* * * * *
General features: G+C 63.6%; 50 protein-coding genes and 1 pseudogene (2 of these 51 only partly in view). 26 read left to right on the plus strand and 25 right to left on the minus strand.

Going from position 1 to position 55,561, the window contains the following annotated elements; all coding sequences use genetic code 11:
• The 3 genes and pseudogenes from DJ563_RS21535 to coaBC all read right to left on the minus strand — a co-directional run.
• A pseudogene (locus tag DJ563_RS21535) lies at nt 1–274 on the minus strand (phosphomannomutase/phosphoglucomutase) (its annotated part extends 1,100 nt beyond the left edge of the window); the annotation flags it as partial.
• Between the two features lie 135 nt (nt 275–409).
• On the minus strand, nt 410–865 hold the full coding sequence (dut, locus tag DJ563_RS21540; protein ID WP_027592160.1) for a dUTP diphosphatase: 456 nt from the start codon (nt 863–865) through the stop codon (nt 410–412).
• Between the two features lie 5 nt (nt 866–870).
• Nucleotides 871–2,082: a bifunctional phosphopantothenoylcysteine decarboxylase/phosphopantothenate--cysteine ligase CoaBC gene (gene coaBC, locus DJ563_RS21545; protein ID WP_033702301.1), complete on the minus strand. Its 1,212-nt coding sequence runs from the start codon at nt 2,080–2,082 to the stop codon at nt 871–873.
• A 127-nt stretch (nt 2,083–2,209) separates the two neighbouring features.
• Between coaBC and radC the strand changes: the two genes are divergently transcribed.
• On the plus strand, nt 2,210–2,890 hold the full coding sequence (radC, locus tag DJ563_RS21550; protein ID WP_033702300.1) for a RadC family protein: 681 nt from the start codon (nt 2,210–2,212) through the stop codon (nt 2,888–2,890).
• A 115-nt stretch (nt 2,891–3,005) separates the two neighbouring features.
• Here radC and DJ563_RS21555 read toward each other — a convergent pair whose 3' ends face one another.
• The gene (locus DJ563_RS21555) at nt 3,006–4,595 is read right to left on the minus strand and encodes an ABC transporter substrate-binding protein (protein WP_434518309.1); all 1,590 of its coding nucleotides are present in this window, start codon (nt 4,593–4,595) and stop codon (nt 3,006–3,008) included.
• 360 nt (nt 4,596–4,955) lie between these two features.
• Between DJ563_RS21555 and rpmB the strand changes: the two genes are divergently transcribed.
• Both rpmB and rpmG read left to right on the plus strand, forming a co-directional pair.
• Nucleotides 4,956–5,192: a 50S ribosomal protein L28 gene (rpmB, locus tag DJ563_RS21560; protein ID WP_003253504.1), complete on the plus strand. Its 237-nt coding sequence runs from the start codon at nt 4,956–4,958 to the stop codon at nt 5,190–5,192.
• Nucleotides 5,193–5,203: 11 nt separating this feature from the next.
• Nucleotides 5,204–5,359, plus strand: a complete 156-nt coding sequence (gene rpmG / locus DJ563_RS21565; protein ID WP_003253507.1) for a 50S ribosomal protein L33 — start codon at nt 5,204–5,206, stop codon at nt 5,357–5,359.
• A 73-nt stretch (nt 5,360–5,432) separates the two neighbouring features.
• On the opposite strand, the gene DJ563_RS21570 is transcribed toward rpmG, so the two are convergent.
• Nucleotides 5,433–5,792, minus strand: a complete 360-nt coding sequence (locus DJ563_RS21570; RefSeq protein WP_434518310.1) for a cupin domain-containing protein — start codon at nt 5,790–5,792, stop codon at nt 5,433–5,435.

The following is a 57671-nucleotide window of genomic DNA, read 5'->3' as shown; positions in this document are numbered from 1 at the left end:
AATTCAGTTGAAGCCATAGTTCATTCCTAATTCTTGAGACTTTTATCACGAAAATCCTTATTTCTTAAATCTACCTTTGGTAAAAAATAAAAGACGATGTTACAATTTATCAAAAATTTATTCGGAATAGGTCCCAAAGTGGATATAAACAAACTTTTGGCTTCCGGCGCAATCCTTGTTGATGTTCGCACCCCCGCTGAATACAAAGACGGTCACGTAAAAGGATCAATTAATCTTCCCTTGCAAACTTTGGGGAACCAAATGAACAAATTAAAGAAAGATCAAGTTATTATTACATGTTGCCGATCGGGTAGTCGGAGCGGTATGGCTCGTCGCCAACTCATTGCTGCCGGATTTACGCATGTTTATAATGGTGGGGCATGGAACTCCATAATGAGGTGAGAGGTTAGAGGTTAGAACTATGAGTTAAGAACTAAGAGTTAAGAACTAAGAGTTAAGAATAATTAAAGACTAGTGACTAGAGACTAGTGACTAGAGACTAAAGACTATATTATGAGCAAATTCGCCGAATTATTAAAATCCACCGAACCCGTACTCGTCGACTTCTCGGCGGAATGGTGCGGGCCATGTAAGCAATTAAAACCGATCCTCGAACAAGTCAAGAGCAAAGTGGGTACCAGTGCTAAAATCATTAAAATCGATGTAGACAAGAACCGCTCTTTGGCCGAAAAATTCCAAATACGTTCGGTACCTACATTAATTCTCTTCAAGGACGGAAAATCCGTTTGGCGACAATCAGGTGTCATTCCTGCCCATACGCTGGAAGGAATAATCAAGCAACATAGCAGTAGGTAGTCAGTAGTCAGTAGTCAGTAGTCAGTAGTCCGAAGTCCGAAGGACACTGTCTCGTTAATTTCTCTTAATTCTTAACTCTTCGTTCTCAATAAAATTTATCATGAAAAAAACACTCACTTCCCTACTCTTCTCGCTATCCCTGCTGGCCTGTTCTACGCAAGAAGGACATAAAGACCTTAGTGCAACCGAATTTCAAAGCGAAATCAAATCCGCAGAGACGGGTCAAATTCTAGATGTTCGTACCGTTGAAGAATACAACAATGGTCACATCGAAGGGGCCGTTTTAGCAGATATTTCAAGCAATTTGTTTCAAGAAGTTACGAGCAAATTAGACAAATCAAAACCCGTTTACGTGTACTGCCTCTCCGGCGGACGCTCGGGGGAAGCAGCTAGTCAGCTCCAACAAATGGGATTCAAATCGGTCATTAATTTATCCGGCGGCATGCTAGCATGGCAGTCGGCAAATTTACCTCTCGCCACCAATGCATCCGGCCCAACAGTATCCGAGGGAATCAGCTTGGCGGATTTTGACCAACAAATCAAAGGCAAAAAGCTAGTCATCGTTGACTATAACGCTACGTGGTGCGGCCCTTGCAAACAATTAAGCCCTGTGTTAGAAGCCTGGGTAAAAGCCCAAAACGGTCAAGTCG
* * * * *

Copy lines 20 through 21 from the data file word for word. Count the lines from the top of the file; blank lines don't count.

• Nucleotides 5,204–5,359, plus strand: a complete 156-nt coding sequence (gene rpmG / locus DJ563_RS21565; protein ID WP_003253507.1) for a 50S ribosomal protein L33 — start codon at nt 5,204–5,206, stop codon at nt 5,357–5,359.
• A 73-nt stretch (nt 5,360–5,432) separates the two neighbouring features.